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Socially Awkward: A History of Google's Social Media Failures

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With the imminent launch of Google Me it's clear that the search giant is doubling down on its social media efforts. It began in February when Google paid $50 million to acquire the social answers site Aardvark. In the subsequent months the company has invested approximately $150 million in Zynga, and purchased social gaming companies Slide and Jambool for $182 million and $70 million respectively.

These investments make clear that gaming will be an integral part of Google's social strategy. This makes sense considering that Facebook users spend 40% of their time playing games. But what else has Google got up its sleeve? According to Google UX Researcher Paul Adams, Me will be a more accurate representation of our "real life social network."

One thing is certain, after the outright failure of Google Wave and lackluster response to Google Buzz, this is the company's last legitimate opportunity to go head to head with social networking king Facebook. For an idea of what Google may do, it's worth taking a look at what they won't. After all isn't failure the greatest teacher?

  • February, 2003 - Acquires Blogger (Pyra Labs) - By buying Pyra Labs, Google positions itself at the forefront of Weblog technology. While Pyra founder Evan Willams would go on to be CEO of Twitter, the Blogger platform languished, and was surpassed by hip upstarts WordPress, Typepad and Tumblr. These days only three of the top 100 blogs run on Blogger.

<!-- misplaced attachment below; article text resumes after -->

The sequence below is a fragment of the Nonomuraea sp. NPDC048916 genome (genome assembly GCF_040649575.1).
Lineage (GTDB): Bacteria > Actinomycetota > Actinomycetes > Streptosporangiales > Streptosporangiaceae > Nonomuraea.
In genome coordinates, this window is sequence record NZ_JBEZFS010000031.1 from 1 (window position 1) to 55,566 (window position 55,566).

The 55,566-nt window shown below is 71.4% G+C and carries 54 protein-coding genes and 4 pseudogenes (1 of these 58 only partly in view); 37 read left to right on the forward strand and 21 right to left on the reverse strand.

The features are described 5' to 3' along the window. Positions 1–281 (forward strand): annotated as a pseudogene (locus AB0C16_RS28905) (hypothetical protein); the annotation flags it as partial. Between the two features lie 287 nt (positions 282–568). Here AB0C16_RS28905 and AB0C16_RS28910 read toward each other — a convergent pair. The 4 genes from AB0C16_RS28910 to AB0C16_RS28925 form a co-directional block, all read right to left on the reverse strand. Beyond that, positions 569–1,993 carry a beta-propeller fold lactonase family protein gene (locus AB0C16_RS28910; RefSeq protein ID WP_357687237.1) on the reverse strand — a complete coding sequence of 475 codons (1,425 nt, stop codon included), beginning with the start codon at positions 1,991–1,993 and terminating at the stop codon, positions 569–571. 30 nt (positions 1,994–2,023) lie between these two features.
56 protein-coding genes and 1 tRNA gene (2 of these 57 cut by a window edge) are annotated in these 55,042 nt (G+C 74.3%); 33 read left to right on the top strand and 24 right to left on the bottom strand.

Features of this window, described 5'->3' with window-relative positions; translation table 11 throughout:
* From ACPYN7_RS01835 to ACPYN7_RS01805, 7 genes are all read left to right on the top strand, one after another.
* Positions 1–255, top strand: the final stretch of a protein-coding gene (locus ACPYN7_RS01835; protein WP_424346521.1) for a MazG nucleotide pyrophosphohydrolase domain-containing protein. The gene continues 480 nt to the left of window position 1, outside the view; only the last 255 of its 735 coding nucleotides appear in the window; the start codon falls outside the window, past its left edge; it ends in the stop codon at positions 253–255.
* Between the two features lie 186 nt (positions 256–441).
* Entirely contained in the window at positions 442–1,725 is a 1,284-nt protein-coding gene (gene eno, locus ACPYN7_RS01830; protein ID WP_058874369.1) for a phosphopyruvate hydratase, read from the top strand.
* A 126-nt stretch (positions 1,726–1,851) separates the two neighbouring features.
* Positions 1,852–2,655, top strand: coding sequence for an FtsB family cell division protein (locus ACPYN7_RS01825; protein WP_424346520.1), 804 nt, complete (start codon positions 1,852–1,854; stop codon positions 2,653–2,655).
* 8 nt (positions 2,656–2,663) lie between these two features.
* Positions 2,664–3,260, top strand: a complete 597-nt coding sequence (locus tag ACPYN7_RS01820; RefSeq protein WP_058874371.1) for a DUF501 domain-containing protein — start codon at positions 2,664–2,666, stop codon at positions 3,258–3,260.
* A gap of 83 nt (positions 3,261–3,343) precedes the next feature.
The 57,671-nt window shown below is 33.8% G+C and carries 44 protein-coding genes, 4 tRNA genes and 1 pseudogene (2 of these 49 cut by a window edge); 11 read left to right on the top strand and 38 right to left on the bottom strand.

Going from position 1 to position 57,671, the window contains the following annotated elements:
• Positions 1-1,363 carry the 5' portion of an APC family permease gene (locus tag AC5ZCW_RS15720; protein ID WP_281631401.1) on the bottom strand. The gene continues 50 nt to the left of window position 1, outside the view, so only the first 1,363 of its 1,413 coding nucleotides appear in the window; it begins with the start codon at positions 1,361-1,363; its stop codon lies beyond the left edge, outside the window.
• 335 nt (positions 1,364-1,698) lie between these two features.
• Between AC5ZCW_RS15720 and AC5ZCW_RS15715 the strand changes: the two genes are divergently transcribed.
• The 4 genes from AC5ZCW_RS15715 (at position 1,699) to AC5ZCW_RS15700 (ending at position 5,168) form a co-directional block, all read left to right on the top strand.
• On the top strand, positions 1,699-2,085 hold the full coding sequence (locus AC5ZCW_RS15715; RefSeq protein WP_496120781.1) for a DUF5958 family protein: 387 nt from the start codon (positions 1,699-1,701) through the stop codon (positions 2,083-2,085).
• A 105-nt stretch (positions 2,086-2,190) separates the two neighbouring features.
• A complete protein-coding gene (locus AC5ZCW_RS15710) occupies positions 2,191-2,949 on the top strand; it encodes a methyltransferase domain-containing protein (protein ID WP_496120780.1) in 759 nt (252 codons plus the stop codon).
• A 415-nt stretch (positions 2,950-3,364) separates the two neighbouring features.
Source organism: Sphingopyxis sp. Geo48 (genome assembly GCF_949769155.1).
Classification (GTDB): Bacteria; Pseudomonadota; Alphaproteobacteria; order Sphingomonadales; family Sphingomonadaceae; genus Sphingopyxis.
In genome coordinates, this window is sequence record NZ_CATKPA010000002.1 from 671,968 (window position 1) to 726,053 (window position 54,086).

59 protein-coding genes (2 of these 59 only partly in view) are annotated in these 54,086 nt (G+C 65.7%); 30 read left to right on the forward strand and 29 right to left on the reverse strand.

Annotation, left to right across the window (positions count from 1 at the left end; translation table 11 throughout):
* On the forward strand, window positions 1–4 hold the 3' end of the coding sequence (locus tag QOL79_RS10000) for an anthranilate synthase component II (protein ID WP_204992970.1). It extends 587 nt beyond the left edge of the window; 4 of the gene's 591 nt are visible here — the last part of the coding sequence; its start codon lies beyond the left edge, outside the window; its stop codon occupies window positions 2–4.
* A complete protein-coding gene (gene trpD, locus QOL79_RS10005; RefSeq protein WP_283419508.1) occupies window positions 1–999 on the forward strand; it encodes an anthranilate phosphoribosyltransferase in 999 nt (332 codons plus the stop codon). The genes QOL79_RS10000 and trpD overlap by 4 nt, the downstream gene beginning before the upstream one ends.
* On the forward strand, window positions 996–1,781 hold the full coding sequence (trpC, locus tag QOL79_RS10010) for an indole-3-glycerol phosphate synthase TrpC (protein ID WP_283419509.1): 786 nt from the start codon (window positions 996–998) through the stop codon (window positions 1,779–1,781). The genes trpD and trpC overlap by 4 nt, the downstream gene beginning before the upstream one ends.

• January, 2004 - Launches Orkut - Right around the same time a college kid named Mark was hacking together an online replica of the Harvard Facebook, Google employee Orkut Büyükkökten was using his 20% independent project time to create a social network named after himself. While the site initially caught on in the U.S., its user base grew rapidly in Brazil and India. Today these two countries represent 87% of the site's traffic, where they are rapidly losing ground to Facebook.
  • May, 2005 - Acquires Dodgeball - The granddaddy of location, Dodgeball was founded in 2000 and acquired by Google five years later. Inside Google, the service went nowhere and was eventually discontinued by Google VP Vic Gundotra (the same person TechCrunch reports to be leading Google Me). Dodgeball's founder Dennis Crowley left Google in 2007 and went on to found FourSquare, today's hottest location based social network
  • March, 2009 - Launches Google Wave - Likely the most overhyped product release of all time, Google Wave was dubbed the email killer. At the outset, people were so excited about Google Wave that beta invites were sold for 5,000 on eBay. But then people started using the product and found it overwhelming, confusing and buggy. Last week Google admitted that the wave had crashed and that they would stop development on the project.

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